By Porter Anderson, Editor-in-Chief | @Porter_Anderson
Eighth Time Poetry Has Won Book of the Year
This evening (January 30) in London, Inside the Wave (Bloodaxe Books) by Helen Dunmore, who died of cancer at age 64 in June, has been named the winner.
At the ceremony at Quaglino’s, the author’s son, Patrick Charnley, was handed the prize check of £30,000 (US$42,456) by Costa director Dominic Paul. And in Costa tradition, this is the 2017 award, not that for 2018. The prize, while conferred in the ensuing year, is for work in the previous one.
The jury chair, Wendy Holden, is quoted in press materials, saying about Inside the Wave, “We all felt this is a modern classic; a fantastic collection, life affirming and uplifting. The poems carry powerful messages that speak to all of us.”
As press materials remind us, Dunmore’s books have been given the Poetry Book Society Choice and Recommendations and won several prizes including the Cardiff International Poetry Prize, the Alice Hunt Bartlett Award and the Signal Poetry Award. Her poem ‘The Malarkey’ won the 2010 National Poetry Competition. She
published three books of short stories and 15 novels, most recently, Birdcage Walk in 2017.”
This is not the first time the Costa’s biggest prize has gone to a writer posthumously. In 1998, poet Ted Hughes was accorded the honor for his Birthday Letters.
In the 46-year run of the Costa program, this is the eighth time that poetry has captured the ultimate honor. Information from the prize’s organizers refers to some of those previous poetry wins, saying, “Most recently, Christopher Reid won in 2009 with A Scattering, followed by Jo Shapcott with Of Mutability a year later in 2010. The 2016 Costa Book of the Year was Days Without End by Sebastian Barry, the first novelist ever to win the book of the year twice.”
In the past five years, the Costa book of the year honor has gone to:
- 2016, Days Without End, a novel by Sebastian Barry
- 2015, The Lie Tree, a children’s book by Frances Hardinge
- 2014, H is for Hawk, a biography by Helen Macdonald
- 2013, The Shock of the Fall, the debut novel of Nathan Filer
- 2012, Bring Up the Bodies, the novel by Hilary Mantel
Costa’s Short Story Award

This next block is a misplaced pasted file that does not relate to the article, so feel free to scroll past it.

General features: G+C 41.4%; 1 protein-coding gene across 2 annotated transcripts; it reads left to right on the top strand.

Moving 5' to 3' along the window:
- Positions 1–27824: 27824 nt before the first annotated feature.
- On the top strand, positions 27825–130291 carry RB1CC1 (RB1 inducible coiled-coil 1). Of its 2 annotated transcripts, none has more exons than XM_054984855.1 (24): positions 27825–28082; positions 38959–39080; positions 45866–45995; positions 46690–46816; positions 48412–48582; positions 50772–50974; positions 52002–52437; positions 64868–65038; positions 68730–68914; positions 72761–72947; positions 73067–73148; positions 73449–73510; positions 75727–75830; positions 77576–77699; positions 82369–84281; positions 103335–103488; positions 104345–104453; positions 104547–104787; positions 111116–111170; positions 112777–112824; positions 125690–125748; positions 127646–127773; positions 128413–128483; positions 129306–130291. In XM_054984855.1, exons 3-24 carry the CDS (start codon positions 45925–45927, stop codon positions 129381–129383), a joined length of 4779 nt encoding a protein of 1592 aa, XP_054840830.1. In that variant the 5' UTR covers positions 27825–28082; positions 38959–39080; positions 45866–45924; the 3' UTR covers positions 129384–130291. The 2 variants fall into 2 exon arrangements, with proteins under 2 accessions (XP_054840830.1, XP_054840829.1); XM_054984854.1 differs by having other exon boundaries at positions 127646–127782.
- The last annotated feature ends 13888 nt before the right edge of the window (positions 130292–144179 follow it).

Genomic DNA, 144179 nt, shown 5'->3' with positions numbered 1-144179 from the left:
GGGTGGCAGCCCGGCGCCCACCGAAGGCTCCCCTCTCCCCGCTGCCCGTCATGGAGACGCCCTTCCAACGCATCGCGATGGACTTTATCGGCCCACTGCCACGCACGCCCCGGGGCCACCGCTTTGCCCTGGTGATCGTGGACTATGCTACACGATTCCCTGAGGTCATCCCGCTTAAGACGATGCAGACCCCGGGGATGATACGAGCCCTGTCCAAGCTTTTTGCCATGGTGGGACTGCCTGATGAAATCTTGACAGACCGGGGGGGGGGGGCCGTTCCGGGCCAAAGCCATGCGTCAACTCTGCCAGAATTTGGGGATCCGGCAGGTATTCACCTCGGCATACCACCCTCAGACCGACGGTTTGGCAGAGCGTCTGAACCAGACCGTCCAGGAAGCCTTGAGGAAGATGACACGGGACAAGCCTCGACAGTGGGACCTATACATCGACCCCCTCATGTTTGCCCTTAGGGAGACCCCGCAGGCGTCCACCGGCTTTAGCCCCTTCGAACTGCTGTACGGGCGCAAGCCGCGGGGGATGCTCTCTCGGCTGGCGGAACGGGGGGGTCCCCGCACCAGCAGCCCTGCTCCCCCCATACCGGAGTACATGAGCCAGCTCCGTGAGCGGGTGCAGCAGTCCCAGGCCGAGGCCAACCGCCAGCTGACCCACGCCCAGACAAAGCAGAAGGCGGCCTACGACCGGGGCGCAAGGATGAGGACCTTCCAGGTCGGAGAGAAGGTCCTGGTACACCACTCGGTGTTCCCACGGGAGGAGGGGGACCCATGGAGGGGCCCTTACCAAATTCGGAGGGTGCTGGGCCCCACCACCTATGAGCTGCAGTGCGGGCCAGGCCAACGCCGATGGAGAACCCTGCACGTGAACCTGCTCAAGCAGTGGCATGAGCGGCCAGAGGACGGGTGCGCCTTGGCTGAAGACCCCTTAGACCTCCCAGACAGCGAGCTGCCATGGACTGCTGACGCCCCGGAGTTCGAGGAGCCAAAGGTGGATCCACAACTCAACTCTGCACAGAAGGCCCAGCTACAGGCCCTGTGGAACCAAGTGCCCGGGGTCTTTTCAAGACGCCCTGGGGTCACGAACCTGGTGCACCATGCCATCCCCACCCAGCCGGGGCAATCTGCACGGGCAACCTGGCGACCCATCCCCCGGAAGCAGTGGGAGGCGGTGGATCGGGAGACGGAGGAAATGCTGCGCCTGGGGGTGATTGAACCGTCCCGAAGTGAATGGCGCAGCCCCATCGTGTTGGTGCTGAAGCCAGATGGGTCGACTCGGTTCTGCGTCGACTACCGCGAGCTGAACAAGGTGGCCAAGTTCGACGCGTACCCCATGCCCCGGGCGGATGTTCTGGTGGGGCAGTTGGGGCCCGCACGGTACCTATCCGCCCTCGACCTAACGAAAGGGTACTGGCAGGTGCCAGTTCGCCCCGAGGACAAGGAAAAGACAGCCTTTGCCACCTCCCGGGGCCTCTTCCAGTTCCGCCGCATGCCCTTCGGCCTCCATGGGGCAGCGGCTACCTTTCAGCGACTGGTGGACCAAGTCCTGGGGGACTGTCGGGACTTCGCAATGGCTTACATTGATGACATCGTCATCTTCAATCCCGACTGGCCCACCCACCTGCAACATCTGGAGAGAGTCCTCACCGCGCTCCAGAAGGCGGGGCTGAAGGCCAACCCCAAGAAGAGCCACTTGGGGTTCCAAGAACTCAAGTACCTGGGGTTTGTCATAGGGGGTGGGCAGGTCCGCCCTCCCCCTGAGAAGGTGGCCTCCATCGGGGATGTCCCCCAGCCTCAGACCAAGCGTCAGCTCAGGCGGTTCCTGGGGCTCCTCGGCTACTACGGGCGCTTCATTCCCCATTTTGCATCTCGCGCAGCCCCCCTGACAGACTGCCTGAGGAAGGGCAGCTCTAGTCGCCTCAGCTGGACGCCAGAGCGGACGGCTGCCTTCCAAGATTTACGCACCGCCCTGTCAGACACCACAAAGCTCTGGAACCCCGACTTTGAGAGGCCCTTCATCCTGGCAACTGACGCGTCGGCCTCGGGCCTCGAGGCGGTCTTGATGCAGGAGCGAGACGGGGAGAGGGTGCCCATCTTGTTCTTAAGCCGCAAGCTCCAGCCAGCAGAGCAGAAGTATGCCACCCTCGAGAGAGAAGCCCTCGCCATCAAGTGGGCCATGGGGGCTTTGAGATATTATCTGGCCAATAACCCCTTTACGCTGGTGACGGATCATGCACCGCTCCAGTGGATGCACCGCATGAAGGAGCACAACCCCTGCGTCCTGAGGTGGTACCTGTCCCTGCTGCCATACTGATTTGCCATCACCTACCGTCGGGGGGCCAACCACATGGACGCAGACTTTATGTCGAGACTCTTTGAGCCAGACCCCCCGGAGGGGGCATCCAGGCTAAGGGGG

In addition to the Costa program’s book of the year award, it has been announced that Luan Goldie from Newham in East London has won the public vote and £3,500 (US$4,950) for her story, Two Steak Bakes and Two Chelsea Buns.
Goldie is a primary schoolteacher and a former business journalist. She was shortlisted for the Grazia/Orange Prize First Chapter competition in 2012, and last year was selected for the Almasi League, an Arts Council-funded mentorship program for emerging writers of color.
Two runners-up, civil servant Chris Hunter from Teddington in Southwest London and poet and short story writer Frances Ainslie from Dunblane, Perthshire, received £1,000 (US$1,414) and £500 (US$707), respectively.
Established in 2012, this award is judged independently of the main five-category program and the various works are judged without the names of their authors being revealed during the process.
It’s given for a single, previously unpublished short story of up to 4,000 words written in English by an author 18 or older, and is open to both published and unpublished writers.
A shortlist of three stories was selected by judges–Sarah Franklin, Joe Haddow, Adele Parks, Simon Trewin and Kit de Waal–and then made available on the Costa Book Awards site for the public to download and vote.
The full round of Costa Book Award shortlists for 2017 in all five categories is here in PDF.
In the main prize, Wendy Holden was joined on the jury by HMoniza Alvi, Simon Garfield, Freya North, Sophie Raworth, and Piers Torday on these category awards. Additional jurors coming in for the selection of the Book of the Year honor are Laura Bailey, contributing editor at British Vogue; author Fern Britton; and actor Art Malik.